Andrew Zolli is a long time friend of the Interaction family. His recent piece on the New York Times, Learning to Bounce Back, reminded me of why Marianne Hughes, founder and former Executive Director of IISC has been raving about his new book on resilience.
Andrew’s article is great, so I won’t repeat his argument here, he makes (and potentially overstates) a contrast between talk of sustainability and the work of resilience. Reading the piece, I am reminded of Stowe Boyd’s argument that we are now in the post-normal, and the post-normal is defined by VUCA: Volatility, Uncertainty, Complexity and Ambiguity. Ours is a context that demands resilience.
In Zolli’s words:
Where sustainability aims to put the world back into balance, resilience looks for ways to manage in an imbalanced world.
It’s a broad-spectrum agenda that, at one end, seeks to imbue our communities, institutions and infrastructure with greater flexibility, intelligence and responsiveness to extreme events and, at the other, centers on bolstering people’s psychological and physiological capacity to deal with high-stress circumstances.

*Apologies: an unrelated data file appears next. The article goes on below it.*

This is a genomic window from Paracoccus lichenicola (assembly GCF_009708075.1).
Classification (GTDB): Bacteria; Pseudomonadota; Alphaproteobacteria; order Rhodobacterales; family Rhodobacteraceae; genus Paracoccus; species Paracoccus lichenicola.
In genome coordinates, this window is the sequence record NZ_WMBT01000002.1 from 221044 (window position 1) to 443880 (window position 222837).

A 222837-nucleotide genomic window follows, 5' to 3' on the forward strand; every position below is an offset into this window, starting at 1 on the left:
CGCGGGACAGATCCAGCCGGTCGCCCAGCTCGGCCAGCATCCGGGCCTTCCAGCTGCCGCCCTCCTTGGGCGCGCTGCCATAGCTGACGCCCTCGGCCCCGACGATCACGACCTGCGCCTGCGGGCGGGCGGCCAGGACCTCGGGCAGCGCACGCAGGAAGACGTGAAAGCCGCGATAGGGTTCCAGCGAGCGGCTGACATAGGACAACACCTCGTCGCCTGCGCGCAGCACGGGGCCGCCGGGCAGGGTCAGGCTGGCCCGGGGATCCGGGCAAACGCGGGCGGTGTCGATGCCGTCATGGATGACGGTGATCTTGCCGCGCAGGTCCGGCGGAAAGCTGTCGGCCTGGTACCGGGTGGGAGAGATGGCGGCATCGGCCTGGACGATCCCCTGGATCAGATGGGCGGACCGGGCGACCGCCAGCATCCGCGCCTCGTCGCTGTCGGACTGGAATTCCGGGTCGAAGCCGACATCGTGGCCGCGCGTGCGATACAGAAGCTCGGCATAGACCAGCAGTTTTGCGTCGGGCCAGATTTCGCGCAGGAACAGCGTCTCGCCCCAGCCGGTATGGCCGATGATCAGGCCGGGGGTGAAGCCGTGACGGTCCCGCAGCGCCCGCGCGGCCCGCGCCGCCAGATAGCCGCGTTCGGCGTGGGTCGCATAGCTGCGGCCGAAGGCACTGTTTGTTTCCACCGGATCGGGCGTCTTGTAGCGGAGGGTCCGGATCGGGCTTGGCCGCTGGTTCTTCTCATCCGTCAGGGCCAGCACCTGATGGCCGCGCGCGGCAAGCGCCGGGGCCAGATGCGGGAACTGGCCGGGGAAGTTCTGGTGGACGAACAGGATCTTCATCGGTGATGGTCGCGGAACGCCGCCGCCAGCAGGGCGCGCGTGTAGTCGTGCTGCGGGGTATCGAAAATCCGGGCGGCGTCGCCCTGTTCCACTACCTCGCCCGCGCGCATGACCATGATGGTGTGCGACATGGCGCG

So Zolli is not only concerned with the way “buildings weather storms but how people weather them, too.” And this is what I think is fundamental to the work of movement building:
Here, psychologists, sociologists and neuroscientists are uncovering a wide array of factors that make you more or less resilient than the person next to you: the reach of your social networks, the quality of your close relationships, your access to resources, your genes and health, your beliefs and habits of mind.
This analysis should provide a powerful focus to our approach, we can’t do much about genes, but we can touch everything else on this list. What I find most exciting, is that “based on these insights, these researchers have developed training regimens, rooted in contemplative practice.” There it is, the inner side of leadership. Our day demands resilience, and resilience demands that we become more integral as human beings.